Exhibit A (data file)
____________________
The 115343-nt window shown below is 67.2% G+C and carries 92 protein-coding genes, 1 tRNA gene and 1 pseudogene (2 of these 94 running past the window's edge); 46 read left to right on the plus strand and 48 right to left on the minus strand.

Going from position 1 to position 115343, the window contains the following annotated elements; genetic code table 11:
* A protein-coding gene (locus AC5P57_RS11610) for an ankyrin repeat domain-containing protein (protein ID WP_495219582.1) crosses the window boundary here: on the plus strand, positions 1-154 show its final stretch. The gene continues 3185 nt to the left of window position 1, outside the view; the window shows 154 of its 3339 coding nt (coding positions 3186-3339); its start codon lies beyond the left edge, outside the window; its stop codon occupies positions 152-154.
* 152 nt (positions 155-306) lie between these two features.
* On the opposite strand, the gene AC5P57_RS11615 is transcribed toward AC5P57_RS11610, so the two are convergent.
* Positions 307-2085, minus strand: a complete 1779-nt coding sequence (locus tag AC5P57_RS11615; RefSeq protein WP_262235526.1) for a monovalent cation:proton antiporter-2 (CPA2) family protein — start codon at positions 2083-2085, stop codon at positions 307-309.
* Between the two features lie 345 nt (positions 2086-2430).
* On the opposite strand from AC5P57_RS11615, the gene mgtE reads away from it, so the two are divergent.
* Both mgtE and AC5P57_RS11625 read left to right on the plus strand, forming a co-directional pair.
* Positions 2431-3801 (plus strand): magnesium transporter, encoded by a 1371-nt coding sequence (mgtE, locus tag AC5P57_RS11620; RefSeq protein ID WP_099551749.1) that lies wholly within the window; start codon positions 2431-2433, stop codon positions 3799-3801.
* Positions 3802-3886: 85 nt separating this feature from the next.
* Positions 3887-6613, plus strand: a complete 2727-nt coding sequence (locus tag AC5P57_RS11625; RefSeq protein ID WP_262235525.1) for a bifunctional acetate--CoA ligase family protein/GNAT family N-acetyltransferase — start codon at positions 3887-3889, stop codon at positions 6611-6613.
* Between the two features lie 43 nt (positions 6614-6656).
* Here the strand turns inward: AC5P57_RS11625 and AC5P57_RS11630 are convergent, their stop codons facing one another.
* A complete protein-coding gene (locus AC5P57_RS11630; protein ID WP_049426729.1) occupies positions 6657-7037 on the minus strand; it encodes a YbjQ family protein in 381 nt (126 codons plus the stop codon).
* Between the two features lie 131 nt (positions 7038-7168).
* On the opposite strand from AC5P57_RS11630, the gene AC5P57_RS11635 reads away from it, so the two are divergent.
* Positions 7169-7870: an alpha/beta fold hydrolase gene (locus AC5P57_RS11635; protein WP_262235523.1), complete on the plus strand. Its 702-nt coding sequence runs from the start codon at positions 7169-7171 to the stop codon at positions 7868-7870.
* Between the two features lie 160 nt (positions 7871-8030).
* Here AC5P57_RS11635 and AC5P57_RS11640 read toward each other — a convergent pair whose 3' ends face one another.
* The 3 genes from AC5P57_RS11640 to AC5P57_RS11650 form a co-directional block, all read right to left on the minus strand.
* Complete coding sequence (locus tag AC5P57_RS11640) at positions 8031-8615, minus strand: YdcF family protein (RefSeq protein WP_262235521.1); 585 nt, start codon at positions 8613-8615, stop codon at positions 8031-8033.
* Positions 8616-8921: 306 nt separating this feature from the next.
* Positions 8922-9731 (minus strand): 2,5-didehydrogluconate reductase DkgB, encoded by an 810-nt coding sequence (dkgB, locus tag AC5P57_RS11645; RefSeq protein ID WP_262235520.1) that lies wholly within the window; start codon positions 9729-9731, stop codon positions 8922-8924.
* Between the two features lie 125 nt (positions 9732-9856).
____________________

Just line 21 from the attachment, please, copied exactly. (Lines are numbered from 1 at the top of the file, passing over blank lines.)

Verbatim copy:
* The 3 genes from AC5P57_RS11640 to AC5P57_RS11650 form a co-directional block, all read right to left on the minus strand.